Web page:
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A different way of hearing the news? Poems. 

'To The Best Of Our Knowledge' explores the power of documentary poetry

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A man crosses a blurry street holding an umbrella
Photo illustration by Mark Riechers. Original image by Matthew Henry (CC0).

For generations, through wars, crisis and political upheaval, documentary poets have helped make sense of some of our most difficult moments by expressing what might otherwise be impossible to say.

Also known by some artists as “poetry of witness,” the genre employs verse driven by interviews, use of archival documents, newspaper reports, facts and statistics. While the documentary style might be more familiar in film, poets like William Carlos Williams, C.D. Wright and Muriel Rukeyser are known for their work in this area. Considered the “godmother” of documentary poetry, Rukeyser wrote “The Book of the Dead,” in the 1930s, a long investigative poem about a mining disaster in West Virginia.

While this poetry, sometimes called “docupoetry,” is a lens throughout history, it’s very much a current style as writers grapple with covering climate change, elections and poverty.

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For a full episode focused on documentary poetry, “To The Best Of Our Knowledge” talked with writers today about their work in the documentary genre.

Philip Metres and Suncere Ali Shakur

Philip Metres, an Arab-American poet and professor in the Cleveland area, met activist Suncere Ali Shakur on a bench outside a public housing apartment in Cleveland where Shakur lives. Metres interviewed Shakur about his life. That interview became a poem for “To The Best Of Our Knowledge.”

“I think one of the jobs as a poet is to be a medium for other voices — particular voices that are often erased by power structures and racism and other structures of violence,” Metres said. “So my job at that moment was to try as best as I could to just be the antenna of that place and (Shakur’s) voice and that struggle.”

Shakur was hesitant at first.

“I was a little worried because I (wondered), how are you going to be able to get the essence of what I have to say if you haven’t been experiencing the things I’ve been through?” said Shakur, reflecting on what it was like to be interviewed for the poem. “But I went through it anyway. And to my surprise, I met a pretty good human being.”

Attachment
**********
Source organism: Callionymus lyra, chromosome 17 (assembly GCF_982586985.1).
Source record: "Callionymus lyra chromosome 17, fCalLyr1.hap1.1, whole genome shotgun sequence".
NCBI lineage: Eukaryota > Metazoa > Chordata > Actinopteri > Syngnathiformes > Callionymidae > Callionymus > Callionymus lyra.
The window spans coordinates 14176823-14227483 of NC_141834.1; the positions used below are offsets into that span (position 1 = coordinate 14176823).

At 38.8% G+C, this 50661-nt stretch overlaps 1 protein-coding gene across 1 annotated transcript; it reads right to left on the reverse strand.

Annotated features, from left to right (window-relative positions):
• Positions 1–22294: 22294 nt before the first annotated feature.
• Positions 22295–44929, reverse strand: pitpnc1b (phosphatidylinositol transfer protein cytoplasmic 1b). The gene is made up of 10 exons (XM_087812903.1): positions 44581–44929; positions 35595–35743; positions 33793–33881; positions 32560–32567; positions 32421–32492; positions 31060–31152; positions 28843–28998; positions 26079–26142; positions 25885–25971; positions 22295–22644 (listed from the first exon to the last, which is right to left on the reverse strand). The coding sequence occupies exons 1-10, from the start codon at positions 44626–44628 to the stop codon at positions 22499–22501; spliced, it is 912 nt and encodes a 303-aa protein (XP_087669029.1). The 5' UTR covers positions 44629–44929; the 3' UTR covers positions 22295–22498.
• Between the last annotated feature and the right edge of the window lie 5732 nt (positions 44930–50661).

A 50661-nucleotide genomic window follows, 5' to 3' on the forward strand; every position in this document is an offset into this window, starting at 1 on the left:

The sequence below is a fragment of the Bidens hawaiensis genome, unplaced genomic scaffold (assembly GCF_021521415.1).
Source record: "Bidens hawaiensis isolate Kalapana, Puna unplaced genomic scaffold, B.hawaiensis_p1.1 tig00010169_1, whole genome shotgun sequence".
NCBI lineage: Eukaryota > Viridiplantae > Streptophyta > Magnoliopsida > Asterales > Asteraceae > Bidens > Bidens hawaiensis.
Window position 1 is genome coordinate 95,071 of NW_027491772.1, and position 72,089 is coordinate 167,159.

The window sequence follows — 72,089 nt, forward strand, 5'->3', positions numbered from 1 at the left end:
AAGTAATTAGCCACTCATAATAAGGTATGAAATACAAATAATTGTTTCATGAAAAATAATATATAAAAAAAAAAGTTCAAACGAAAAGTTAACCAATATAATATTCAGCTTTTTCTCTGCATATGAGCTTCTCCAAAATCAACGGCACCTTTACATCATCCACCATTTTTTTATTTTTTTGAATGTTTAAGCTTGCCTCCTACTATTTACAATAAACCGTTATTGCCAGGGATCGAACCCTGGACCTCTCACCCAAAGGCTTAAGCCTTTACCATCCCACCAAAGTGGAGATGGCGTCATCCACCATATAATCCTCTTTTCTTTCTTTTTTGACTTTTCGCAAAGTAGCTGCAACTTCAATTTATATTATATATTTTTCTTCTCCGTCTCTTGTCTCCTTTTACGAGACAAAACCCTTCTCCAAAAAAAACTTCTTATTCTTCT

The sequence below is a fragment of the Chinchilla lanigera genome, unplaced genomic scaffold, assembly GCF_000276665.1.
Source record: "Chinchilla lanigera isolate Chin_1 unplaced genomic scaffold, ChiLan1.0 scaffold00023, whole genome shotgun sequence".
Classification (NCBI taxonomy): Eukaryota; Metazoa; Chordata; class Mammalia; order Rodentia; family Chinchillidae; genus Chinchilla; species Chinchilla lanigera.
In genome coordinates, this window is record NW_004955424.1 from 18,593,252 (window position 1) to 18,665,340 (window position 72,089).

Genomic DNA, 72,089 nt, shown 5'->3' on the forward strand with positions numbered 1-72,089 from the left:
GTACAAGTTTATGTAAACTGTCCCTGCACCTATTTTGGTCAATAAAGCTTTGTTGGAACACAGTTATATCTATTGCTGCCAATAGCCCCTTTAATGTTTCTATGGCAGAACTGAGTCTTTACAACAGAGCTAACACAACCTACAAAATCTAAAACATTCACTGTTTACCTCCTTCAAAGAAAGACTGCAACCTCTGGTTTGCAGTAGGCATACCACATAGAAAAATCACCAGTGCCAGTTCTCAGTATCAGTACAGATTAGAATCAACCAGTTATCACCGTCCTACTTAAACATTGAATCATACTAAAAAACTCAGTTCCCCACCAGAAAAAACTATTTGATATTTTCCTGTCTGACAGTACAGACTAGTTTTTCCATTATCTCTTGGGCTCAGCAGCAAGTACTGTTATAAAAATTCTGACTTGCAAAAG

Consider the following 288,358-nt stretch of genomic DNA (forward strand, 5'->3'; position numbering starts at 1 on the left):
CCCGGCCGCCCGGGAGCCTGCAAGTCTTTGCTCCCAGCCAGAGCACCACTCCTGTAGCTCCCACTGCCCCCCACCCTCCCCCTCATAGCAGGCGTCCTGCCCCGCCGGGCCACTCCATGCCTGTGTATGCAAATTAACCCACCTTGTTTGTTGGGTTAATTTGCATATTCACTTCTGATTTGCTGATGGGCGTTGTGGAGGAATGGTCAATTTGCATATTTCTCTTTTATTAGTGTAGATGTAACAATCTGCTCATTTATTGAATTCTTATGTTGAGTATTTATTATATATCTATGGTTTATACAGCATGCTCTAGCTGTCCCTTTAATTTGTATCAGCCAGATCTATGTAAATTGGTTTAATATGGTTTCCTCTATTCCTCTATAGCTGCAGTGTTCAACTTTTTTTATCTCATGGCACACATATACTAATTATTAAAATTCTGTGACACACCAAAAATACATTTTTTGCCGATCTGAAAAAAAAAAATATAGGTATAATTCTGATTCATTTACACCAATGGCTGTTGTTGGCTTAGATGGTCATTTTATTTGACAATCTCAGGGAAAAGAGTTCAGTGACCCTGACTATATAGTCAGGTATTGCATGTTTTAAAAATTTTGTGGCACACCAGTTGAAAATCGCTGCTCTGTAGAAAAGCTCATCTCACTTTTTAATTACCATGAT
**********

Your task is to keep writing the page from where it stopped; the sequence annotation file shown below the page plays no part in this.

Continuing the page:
Conventional tools of journalism, if misapplied, can be extractive — missing the humanity of the person at the center of the story, Metres said.

“What can a poem do, really, is to capture some kind of essence of a spirit in motion in the world,” Metres said, “with all of its longing and all of its past and all of its hope.”

Kaia Sand and Portland’s Old Town

Poet Kaia Sand, who runs the newspaper Street Roots in Portland, Oregon, often writes poems that reflect her work with the unhoused population throughout the Portland metro. Her poem for “To The Best Of Our Knowledge,” entitled “This is how I drew you,” is a collage of what she sees on her many walks through the Old Town neighborhood there.

“That’s the place where the most people who experience homelessness here live, the most folks who experience homelessness die,” she said.

“I’ve always been really interested in how can we try to get at the same content using different forms or even different materials” Sand said. “I write a column every week. I hold news conferences about the number of people who died on the street…I don’t pick one vehicle.” 

Poetry is uniquely and personally impactful though, she said.

“I’ll admit, this is the deepest for me,” said Sand. “When everything else falls away, I’m still pretty much a poet.”

Camille Dungy and everyday life

Poet Camille Dungy, whose most recent book is “Soil: The Story of A Black Mother’s Garden,told Anne Strainchamps that the documentary aspect of poetry can be applied not just to the big news of the day, but also the daily mundanities that we report over dinner to loved ones.

“Because poetry invites readers to experience things emotionally, physically, in these other ways that aren’t just purely rational. They open space in our thinking about what we are witnessing in the world,” Dungy said.

In particular, Dungy said her family’s daily experiences of living through a global pandemic were well-captured in poetic verse, if only because those moments were both powerful and fleeting.

“What works in the best docupoetry is it makes a lived experience resonate longer and farther, like the difference between somebody just throwing a rock into the water and somebody’s who’s a really good stone skipper,” she said.

Docupoetry” was produced for “To The Best Of Our Knowledge” in partnership with the Economic Hardship Reporting Project.

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